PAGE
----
The Federal Graduation Rate focuses only on those who receive athletically related financial aid in their freshman year, and the PSAC performed at a high level under that standard, as well. Of the 3,313 student-athletes meeting the federal criteria during the same four-year span, 2,132 earned their degrees, producing a 64 percent graduation rate. Perhaps the most compelling figure to validate the structure provided to student-athletes in the PSAC, the 64 percent rate is nine percent higher (55%) than the graduation rate for Division II student-athletes and 16 percent higher than the general student body (48%) at Division II institutions.


The 64 percent figure is second best among Division II conferences, trailing only the Northeast 10 at 70 percent. Similar to the ASR figures, the PSAC has the greatest enrollment under federal standards. Only the PSAC has over 3,000 student-athletes in the most recent study. Nine additional conferences have over 2,000.

Additional information from the NCAA regarding Academic Success Rate

• In the sixth year for the Division II Academic Success Rate (ASR), the data demonstrate that student-athletes continue to graduate at a high rate.

• Division II’s ASR data is similar to the Division I Graduation Success Rate as it takes transfer students into account and removes students who left the institution in good academic standing. However, given the partial-scholarship financial aid model of Division II, ASR goes one step further and includes student-athletes not receiving athletics scholarships.

• Because of this, ASR captures about two-thirds more student-athletes than the federal rate, largely due to more than 36,000 non-scholarship student-athletes being included in the NCAA calculation.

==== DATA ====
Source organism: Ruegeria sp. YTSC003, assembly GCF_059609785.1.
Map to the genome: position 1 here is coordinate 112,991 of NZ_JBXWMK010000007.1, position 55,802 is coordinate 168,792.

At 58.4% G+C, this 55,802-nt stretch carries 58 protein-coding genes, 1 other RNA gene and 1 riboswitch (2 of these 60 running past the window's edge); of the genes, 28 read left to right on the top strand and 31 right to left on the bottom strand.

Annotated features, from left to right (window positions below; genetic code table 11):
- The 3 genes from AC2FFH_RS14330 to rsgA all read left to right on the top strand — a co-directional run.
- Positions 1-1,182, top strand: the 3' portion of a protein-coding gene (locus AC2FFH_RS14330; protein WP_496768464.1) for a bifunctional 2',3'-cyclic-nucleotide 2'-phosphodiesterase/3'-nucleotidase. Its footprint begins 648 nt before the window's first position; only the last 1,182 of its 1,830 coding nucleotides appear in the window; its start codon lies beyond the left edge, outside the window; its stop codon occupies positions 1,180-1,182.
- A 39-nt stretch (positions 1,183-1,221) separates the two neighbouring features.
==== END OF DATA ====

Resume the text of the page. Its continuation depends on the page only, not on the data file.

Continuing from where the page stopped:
• The national four-year ASR average increased one percentage point to 72 percent overall, while the entering class of 2004 remained steady at 73 percent.

• Division II female student-athletes for the entering class of 2004 had an 85 percent ASR, an increase of one point over 2003. The ASR for male student-athletes was 66 percent, remaining the same from last year’s results.

• Half of Division II men’s sports (8 of 16) saw four-year ASR increases, including: baseball, basketball, soccer and wrestling. Additionally, four men’s sports remained steady from last year, including football.

• Nine of 17 women’s sports saw four-year ASR increases as well, including: basketball, golf, soccer, softball and volleyball. Five women’s sports also remained steady from last year.

• African-American female student-athletes showed significant increases in the single-year ASR. The 2004 group ASR was 73 percent, a six-point increase from 2003.

• African-American female student-athletes in volleyball, track and field, and basketball all increased their single-year ASR by five points or more.

• As in Division I, when you look at the federal graduation rate and ASR data for Division II, it clearly dispels the myth that student-athletes do not perform well academically.

• In fact, Division II student-athletes perform far better than the general student body, even when considering the less-inclusive federal rate. The federal rate for the 2004 entering class of student-athletes dropped one point to 55 percent, while the general student body increased to 48 percent, but this still is a difference of seven points.